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radio tracking from 1998 to 2002 (Vredenburg et al., 2004), and we believe that movement between local populations may be spreading the disease. The environment in this area (2,500–3,300 m) is harsh for amphibians, with isolated ponds separated by inhospitable solid granite that lacks vegetation. Small streams join many of the lakes in each basin. The maximum movement of frogs, (≈400 m) was in and near streams; most movements are <300 m. Our results are compatible with those of another study (Pope and Matthews, 2001), which included a report of a single overland movement event. If chytridiomycosis sweeps through the Sierra Nevada the way it has through Central America (Lips et al., 2006), then population and metapopulation extinctions may be a continuing trend; we may be on the verge of losing both species.

It might be possible to arrest an epidemic. Laboratory treatments have shown that infected animals can be cleared of infection within days (Parker et al., 2002); if the dynamics of the disease can be altered or if animals can survive long enough to mount an immunological defense, then survival might be possible. Survival of infected frogs after an apparent outbreak has been seen in Australia (Retallick et al., 2004), but is unknown in the Sierra Nevada frogs. The yellow-legged frogs of the Sierra Nevada are an ideal species in which to test this because they live in discreet habitat patches, are relatively easy to capture, and are highly philopatric.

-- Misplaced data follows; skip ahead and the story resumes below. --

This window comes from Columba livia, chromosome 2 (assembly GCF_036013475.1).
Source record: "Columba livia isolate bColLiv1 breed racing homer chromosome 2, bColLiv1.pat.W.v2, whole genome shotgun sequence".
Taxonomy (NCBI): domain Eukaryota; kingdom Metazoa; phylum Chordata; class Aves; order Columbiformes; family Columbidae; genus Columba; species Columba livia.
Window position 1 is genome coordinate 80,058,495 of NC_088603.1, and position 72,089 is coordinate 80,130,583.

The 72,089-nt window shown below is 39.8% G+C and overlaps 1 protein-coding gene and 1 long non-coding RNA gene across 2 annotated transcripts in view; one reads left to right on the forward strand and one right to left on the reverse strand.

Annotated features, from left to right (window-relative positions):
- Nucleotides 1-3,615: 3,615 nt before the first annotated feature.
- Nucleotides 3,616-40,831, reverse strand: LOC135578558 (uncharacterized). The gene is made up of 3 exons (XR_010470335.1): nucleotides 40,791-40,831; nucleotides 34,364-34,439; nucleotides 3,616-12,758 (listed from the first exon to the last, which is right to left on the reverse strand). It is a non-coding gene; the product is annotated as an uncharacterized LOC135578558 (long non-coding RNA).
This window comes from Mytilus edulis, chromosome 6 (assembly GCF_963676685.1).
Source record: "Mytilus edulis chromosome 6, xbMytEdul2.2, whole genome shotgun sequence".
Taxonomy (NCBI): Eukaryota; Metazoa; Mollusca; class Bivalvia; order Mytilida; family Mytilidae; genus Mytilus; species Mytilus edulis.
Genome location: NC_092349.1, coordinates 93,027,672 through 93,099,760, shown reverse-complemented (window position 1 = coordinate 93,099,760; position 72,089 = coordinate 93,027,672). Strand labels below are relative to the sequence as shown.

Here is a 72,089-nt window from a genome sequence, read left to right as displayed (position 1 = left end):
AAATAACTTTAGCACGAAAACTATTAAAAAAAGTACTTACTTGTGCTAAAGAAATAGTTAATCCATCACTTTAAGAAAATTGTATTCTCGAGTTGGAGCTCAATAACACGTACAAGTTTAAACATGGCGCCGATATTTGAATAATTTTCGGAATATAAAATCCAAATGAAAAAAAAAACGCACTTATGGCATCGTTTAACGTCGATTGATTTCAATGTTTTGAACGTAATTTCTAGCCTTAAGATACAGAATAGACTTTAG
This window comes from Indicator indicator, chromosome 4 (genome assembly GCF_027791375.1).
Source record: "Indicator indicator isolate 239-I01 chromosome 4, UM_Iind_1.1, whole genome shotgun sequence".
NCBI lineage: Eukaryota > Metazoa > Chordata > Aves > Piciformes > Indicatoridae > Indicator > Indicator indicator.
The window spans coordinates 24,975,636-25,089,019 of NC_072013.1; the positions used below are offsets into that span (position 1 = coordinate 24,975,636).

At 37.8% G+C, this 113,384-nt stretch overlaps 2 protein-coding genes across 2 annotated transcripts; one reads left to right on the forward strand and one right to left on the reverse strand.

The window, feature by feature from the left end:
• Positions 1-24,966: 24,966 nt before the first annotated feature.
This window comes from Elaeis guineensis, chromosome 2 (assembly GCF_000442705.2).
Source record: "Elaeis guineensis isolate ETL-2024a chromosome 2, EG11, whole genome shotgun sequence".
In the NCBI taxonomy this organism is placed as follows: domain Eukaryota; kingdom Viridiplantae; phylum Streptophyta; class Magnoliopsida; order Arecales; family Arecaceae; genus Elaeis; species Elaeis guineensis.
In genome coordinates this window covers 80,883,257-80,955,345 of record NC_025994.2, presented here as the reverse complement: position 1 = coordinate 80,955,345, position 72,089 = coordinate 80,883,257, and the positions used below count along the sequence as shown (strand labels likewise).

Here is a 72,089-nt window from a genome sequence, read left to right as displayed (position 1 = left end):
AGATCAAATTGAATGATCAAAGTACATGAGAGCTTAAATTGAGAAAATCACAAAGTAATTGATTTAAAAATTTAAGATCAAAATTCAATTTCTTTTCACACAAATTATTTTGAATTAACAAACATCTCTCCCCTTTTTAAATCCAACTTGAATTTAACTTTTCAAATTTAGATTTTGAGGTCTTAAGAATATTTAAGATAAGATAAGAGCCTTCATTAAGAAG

In the early 1990s, there was considerable debate about whether amphibians were in general decline or only local fluctuations in population densities were involved (Blaustein, 1994; Pechmann and Wilbur, 1994). A definitive 5-year study that involved daily monitoring of a large amphibian fauna at the Monteverde Cloud Forest Preserve in Costa Rica showed that 40% (20 species of frogs) of the species had been lost (Pounds et al., 1997). These instances involved some extraordinary species, such as the spectacularly colored golden toad (Bufo periglenes) and the harlequin frog (Atelopus varius). Particularly striking about this case is the highly protected status of the preserve, so habitat destruction, the most common reason for species disappearances in general, can be excluded. The start of this decline was pinpointed to the late 1980s. At about the same time, disappearances of species from protected areas in the Australian wet tropics were recorded (McDonald, 1990). Both species of the unique gastric brooding frogs from Australia (Rheobatrachus) disappeared. Declines in other parts of the world included most species of the generally montane, diurnal frogs of the genus Atelopus from South and lower Central America, and species of Bufo and Rana from the Sierra Nevada of California (Bradford, 1989; Retallick et al., 2004; Pounds et al., 2006). At first all of these declines

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